The quirky reason Melbourne’s weather isn’t quite right

«Depending on the wind direction, the weather can vary a fair bit as you move inland,» says Peter Newham, a duty forecaster at the Bureau of Meteorology.

It all has to do with Melbourne’s weather station. Which, unfortunately, is not really in Melbourne at all.

Racegoers faced a heavy track at Flemington on Cup Day last year.

Racegoers faced a heavy track at Flemington on Cup Day last year.Credit:Joe Armao

For 107 years, the Bureau of Meteorology’s weather readings for Melbourne came from a squat little box in La Trobe Street, just opposite Carlton Gardens.

That box was installed back when Melbourne was largely made up of low-rise buildings. But the forest of skyscrapers that grew around it over the last century eventually meant it did not get enough sun, wind or rain to make accurate measurements.

«As the city gets built up more and more, having an observation site that’s surrounded by buildings is not going to be that representative. The wind observation at La Trobe wasn’t very useful because the wind would swirl in different directions, funnel up and down streets,» Mr Newham said.

So in 2015, the Bureau of Meteorology closed that station and opened a new one at Olympic Park, south-east of the city and right on Collingwood’s training oval. The new station is much better at recognising wind speeds and comes with a host of other improvements.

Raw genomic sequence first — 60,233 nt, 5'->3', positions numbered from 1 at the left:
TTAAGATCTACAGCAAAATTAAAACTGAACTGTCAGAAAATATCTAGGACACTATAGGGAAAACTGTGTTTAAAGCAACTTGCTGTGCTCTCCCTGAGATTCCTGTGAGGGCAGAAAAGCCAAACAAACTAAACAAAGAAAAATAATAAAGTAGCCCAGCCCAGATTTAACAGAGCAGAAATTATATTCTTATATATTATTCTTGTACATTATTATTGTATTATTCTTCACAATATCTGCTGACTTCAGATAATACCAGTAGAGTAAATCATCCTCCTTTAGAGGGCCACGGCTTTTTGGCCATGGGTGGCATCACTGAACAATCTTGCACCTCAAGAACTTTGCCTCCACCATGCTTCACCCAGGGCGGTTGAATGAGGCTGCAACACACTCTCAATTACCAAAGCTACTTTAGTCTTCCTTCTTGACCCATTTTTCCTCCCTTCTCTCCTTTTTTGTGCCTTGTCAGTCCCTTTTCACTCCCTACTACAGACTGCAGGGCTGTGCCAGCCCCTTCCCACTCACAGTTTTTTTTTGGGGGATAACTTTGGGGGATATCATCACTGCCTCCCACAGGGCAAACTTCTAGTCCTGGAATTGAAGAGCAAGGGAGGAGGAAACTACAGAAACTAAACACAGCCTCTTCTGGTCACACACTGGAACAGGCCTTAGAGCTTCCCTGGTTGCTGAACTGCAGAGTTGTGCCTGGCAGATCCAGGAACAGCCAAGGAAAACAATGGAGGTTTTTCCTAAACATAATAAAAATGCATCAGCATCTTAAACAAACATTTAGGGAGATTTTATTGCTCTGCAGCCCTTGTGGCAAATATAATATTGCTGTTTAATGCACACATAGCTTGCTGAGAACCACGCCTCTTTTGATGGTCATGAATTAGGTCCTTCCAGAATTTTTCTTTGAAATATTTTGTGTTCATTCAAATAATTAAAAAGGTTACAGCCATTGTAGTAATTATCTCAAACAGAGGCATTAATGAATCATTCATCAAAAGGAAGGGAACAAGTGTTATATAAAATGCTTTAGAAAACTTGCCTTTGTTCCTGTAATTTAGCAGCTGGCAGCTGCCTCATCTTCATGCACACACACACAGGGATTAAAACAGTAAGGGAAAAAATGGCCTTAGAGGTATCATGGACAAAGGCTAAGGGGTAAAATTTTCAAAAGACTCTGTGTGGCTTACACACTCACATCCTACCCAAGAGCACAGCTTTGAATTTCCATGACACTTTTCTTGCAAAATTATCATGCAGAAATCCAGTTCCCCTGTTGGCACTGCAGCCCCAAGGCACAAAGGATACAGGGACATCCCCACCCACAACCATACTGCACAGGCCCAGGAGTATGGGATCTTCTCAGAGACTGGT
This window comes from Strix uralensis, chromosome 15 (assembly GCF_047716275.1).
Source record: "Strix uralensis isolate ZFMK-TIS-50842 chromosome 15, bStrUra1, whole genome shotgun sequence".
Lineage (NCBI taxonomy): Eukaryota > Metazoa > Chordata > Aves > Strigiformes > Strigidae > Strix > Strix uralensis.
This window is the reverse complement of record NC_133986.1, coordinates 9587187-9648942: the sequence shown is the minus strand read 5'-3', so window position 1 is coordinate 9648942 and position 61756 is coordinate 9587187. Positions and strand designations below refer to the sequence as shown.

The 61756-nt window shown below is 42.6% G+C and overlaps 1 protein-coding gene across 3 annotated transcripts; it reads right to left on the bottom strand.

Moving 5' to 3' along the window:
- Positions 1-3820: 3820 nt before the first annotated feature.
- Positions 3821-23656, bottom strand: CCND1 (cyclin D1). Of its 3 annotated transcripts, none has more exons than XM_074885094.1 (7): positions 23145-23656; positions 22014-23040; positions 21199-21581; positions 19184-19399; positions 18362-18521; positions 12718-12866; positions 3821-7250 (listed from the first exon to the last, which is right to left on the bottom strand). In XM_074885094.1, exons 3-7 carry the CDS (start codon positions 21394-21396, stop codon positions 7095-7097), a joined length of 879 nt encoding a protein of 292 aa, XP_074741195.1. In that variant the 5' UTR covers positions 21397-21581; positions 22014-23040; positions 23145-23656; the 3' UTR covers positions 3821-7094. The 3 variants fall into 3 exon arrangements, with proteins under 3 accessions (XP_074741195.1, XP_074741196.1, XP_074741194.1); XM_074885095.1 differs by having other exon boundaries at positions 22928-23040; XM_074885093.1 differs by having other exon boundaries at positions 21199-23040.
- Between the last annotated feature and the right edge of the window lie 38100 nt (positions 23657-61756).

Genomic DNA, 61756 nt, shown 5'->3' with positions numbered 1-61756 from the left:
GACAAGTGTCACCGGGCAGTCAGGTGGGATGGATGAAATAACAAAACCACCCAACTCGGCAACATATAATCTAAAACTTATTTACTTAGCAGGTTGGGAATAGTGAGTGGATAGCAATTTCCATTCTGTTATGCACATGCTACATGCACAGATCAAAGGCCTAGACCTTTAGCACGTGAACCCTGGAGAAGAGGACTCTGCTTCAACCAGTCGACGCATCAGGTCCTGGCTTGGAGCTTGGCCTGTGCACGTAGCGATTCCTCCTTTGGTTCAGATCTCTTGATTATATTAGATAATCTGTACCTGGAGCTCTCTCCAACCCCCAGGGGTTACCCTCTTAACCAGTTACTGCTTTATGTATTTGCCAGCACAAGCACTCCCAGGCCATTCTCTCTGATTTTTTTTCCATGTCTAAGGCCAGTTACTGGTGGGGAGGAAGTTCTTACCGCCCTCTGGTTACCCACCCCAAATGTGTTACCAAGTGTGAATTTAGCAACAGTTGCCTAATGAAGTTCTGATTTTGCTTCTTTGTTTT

But it’s not really in what we commonly think of as Melbourne. It’s closer to the Nylex Clock in Richmond than it is to Flinders Street Station.

And, crucially, the site is more exposed to winds coming off Port Phillip Bay than the CBD is. That makes it great for measuring wind speed, but not so great at getting the precise temperature right in the CBD.

Wind blowing from the south is cool because it runs over the Bay’s cold waters. That cool air reaches Olympic Park first, cooling the site, but often fails to penetrate far into the city’s skyscraper forest.

That means the site can be showing a reading that is lower – by up to three degrees – than the actual weather in the CBD’s north.

When both the Olympic Park and La Trobe stations were running, the temperatures could be as much as three degrees different, Mr Newham said.


Of course, the CBD is not the only place where the Bureau of Meteorology’s weather reading can be different to what is felt on the ground.

This is a result of a simple fact: the Bureau of Meteorology cannot put a weather station in every single suburb.

The Bureau of Meteorology has four weather stations around Melbourne: Laverton, Essendon Airport, Viewbank and Moorabbin Airport.

The Bureau of Meteorology uses supercomputers to establish a ‘grid’ between those stations. By inputting wind data, they are able to take a best-guess at what the weather will be at each point in between the stations.

For example, says Mr Newham, «Olympic Park might be 23, and Essendon might be 27. So there is some sort of graduation across that area in the temperature.»

The Bureau of Meteorology’s model looks at that gradient and predicts that, say, Flemington will be 25.

It’s a good guess, made by a supercomputer and informed by the best possible science. but it’s only a guess.

So the next time you hear the temperature got to 27 when you know it felt like 30, you might be right.

Liam is The Age and Sydney Morning Herald’s science reporter

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